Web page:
Things that work

‘Isn’t it good when things just work!’ You may recall the ad. A silver ball rolled down spirals, through switches, setting off balance beams and catapulty things, until finally something hit an array of dominoes that beautifully fell into place. It was a car ad, I think. But it is true, isn’t it? It’s good when things just work.

The thing in my vicinity that just works, and for which I give daily thanks, is the traffic light system on the New England Highway through Maitland and on down to Hexham. Those sensors in the road are little beauties. They don’t pull you up at a corner unless there actually are cars waiting. They drop the right-hand-turn lane’s arrow out of the sequence if there’s no one there. I really noticed the difference when I drove down the old highway from Newcastle to Swansea lately and several lights pulled me up to let in non-existent cars from cross streets. Wouldn’t happen where I live! Okay, fellow residents, I do have my doubts about the settings on the Green Hills corner. But the exception proves the rule. Otherwise, the system works, and that is good.

Another favourite thing is my genuine badger hair shaving brush. When my last one was nicked by a houseguest some years ago, I did the ideologically sound thing and bought an artificial one (‘just as good’) from a greenie store. Not the same at all. That’s not a lather! I ended up importing a new badger brush from England in desperation, and it works. All of which raises the question of why we replace things that work with things that don’t. Cakes of soap, for example. I’ve never had one fail. Those squirty things of body wash, on the contrary, even if you have two hands free to use them in the shower, shoot a dob of gel that slides straight off your wet fingers or, if successfully captured, is good for about six square inches of washing and then, insult to injury, can never be totally rinsed off. This aberration, I think, is a marketing ploy. I’m sure the profit margin on squirty stuff is much greater than that on simple, cheap-to-make soap. But soap works.

More importantly, I think that, on the whole, our system of government works. Now, politicians being so unpopular these days, I’ll get howled down on this one, I suspect. And I freely admit that the system does not work as well as it could if the parliamentary terms were longer, the party whips less powerful, the press more interested in policy than in leadership contests and if compulsory voting didn’t make our election campaigns simply contests for the best three-word slogan. Still, with all its faults, our system of parliamentary, responsible government gets us through without violent upheavals, dictators and revolutions. Our only coups happen in the party room. We don’t live in a country of executive orders and presidential brain snaps. Every substantial matter of law and policy has to get by that large hall full of members who, in turn, have to worry about what their voters will think. On the whole, it works.

More curiously, papal elections seem to work. Elderly chaps in red silk gowns are locked up until they can settle on the one man who is supported by enough of them to enable the white smoke to be sent up the chimney. Certainly it is somewhat weird, but in my lifetime it has delivered Pius XII, John XXIII, Paul VI, JPs I & II, Benedict XVI and now, of course, Francis. Can anyone out there think of a succession of prime ministers, presidents, chancellors, chairmen of Ford or Telstra or whatever, anywhere, to match that strike rate of getting ‘the right man at the right time’? Of course, the X-Factor is the role of the Holy Spirit, which makes the comparison a bit unfair. But the point remains, papal elections do appear to ‘work’.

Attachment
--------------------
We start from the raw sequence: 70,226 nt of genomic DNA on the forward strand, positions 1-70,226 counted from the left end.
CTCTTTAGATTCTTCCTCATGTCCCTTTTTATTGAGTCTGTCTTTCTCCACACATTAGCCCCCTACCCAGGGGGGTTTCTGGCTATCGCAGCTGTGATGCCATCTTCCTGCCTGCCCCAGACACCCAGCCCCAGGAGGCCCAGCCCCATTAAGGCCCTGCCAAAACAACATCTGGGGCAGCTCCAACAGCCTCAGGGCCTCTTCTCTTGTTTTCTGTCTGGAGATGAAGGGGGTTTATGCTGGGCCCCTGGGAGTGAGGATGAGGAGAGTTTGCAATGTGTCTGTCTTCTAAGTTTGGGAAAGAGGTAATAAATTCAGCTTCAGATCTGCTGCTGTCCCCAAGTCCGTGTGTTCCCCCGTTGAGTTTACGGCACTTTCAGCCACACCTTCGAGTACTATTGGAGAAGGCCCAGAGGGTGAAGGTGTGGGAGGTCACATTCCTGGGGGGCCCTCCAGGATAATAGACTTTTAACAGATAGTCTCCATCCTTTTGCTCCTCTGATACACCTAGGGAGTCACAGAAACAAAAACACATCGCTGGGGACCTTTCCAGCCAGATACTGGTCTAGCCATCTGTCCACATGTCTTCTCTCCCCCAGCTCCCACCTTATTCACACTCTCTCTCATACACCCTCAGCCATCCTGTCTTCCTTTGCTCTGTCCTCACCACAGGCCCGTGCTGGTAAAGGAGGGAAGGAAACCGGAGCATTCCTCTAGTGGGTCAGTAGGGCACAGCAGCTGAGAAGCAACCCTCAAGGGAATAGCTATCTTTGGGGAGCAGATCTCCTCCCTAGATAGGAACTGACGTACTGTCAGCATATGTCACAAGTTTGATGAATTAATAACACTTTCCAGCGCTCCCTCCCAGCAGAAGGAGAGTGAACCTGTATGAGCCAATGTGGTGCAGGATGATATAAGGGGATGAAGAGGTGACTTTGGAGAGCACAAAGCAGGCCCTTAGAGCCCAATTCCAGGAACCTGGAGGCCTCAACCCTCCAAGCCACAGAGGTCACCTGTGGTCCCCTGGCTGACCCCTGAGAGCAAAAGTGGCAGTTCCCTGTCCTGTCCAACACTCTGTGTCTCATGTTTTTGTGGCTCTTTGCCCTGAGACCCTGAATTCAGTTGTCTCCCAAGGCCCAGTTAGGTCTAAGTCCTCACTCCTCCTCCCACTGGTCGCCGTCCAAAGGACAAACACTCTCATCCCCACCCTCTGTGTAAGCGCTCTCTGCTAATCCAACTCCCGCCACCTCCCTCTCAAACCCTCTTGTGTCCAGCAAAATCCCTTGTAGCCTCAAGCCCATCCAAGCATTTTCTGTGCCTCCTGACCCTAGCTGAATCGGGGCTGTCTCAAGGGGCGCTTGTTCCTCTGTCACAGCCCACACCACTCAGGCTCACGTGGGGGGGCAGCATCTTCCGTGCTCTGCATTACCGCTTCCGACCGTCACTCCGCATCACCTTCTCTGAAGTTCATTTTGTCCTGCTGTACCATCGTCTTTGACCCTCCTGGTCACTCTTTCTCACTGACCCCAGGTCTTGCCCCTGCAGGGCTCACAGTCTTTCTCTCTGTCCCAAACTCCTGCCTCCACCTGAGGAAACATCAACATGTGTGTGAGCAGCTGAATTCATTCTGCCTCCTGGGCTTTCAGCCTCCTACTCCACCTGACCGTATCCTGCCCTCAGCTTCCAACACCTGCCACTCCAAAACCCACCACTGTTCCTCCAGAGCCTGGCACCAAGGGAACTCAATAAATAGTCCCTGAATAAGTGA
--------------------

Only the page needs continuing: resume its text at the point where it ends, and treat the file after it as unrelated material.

Finally, and in all honesty this is the thing that got me started on ‘things that work’, it’s not long since I celebrated the pre-Easter ‘Holy Oils’ or ‘Chrism’ Mass in our cathedral. It worked. If being gathered together in prayer is supposed to lead us into a sense of a time that is sacred, if it is meant to be an experience of being united by our faith and hope, if it’s about feeling the power of God at work among us, then the Chrism Mass works, and works every year. Of course, the congregation is self-selecting, they’re the people who want to be there and to be a part of everything. They sing, they say ‘Holy, holy, holy…’ as if they mean it. They’re hushed when they should be and loud when it’s right to be. So everyone builds everyone else up. And there I go, blaming the Holy Spirit again! For it is a work of the Spirit in people, not of the organisation, not of the ‘institution’. This year we reflected on Jesus’ words ‘The Spirit of the Lord has been given to me, for the Lord has anointed me and has sent me….’ We reflected on how each of us can say that, since we too are anointed with God’s Spirit. And I observed on the night how, if we don’t put up too much resistance, the Spirit of God really does work. It is good when things just work.

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Bishop Bill Wright Image
Bishop Bill Wright

Most Reverend William (Bill) Wright is the eighth Bishop of the Catholic Diocese of Maitland-Newcastle and is the pastoral leader of more than 150,000 Catholics in the region.

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